Helping Create a Community-Driven Neighborhood Plan
The Delray plan is one of several neighborhood plans created by the City of Detroit’s Planning and Development Department. For Delray, the City selected Rosetti, an architecture and planning based firm headquartered in Downtown Detroit, as lead consultant. Joining the team also, was Interface Studio, a planning and urban design firm based in Philadelphia. Having been selected to lead the community engagement strategy for the City’s Detroit Sustainability Action Agenda, DWEJ was added to this team to make sure environmental justice was incorporated into the conversation. Our goal was to make sure community needs would be accounted for throughout the process by helping to build the Framework Plan’s community engagement component.
A Bit More About Delray…
The Delray Neighborhood Framework Plan is a proactive response to the construction of the Gordie Howe International Bridge/Trade Crossing between Windsor, Canada and Detroit. The 167 acre US terminal complex will be built in Delray. This construction project will radically alter the neighborhood through building the terminal complex, the destruction of numerous structures and roadways, and requiring the relocation of many residents.
Delray is a historic neighborhood situated on the southwest side of Detroit. It was once called the “Hungarian Village” due to the many immigrants who settled there from that country. Over time, Delray and the surrounding neighborhoods became heavily industrialized and significantly underpopulated. Today, it is home to the expanded Marathon oil refinery and the largest sewage treatment facility in North America. Delray also shares a border with Detroit’s 48217 zip code, found to be the most polluted zip code in Michigan.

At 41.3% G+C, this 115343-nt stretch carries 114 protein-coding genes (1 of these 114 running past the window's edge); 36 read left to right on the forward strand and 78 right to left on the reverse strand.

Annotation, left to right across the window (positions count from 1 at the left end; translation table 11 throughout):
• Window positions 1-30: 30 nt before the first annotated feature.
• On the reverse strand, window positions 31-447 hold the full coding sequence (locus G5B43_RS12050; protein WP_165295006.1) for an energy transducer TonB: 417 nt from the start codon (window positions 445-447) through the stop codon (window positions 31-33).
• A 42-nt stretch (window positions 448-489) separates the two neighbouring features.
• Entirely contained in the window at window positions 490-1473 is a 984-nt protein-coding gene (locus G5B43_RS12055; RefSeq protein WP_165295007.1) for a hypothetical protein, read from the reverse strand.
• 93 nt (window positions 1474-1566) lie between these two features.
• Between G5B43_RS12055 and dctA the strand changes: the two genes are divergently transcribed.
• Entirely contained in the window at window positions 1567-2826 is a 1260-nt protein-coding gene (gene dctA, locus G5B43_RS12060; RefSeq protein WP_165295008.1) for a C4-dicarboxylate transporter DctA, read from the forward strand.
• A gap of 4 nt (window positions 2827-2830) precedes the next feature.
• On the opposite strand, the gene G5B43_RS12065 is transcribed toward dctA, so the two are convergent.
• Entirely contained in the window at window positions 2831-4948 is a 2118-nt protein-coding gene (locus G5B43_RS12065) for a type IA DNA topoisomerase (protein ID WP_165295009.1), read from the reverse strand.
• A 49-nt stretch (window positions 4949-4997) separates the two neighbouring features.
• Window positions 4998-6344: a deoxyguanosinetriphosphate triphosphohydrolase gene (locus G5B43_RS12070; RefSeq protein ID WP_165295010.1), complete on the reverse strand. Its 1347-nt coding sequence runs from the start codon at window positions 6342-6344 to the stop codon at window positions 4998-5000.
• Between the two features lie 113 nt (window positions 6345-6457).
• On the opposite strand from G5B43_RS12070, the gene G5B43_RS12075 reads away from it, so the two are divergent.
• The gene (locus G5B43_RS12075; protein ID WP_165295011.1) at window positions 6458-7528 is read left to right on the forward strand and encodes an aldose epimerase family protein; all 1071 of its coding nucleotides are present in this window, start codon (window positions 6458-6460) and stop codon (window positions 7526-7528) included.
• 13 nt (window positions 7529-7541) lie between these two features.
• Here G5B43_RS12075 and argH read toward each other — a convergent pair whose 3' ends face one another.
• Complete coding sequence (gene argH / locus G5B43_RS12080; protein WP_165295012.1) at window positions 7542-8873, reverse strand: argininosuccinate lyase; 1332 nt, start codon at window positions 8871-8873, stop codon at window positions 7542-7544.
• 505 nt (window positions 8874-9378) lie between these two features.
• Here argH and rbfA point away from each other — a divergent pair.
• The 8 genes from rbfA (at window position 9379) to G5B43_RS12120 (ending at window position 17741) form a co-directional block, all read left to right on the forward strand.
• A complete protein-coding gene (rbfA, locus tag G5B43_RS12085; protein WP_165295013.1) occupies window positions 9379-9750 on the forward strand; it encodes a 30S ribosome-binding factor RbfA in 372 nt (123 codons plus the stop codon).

Community Engagement Summary
As a result of the environmental justice issues faced by the Delray community, the Framework Plan includes a significant community engagement process, which DWEJ helped build with the rest of the consulting team and the Southwest Detroit Community Benefits Coalition, who is serving as the Delray community liaison. This inclusive Community Engagement Plan sought to build trust through resident surveys, interviews, public meetings, advertising, and data collection. In other words, the goal of the engagement process was to work with the people of Delray to create a collective vision for what the neighborhood might look like during and after the construction of the bridge, rather than informing them after the fact.
After completing the initial phase and distributing surveys and informational materials throughout Delray in July, the next challenge was to obtain input from the ~430 households who decided not to move out of the neighborhood. It was important to reach and engage them so consensus could be developed around key issues, such as development and revitalization, economic development, transportation and access, environment and infrastructure, and vegetative buffers and screenings.
Despite COVID-19 having affected our team’s community engagement efforts, we are still striving to make sure the voices of Delray neighborhood residents are heard throughout the planning process.
See the official Delray Neighborhood Framework Plan.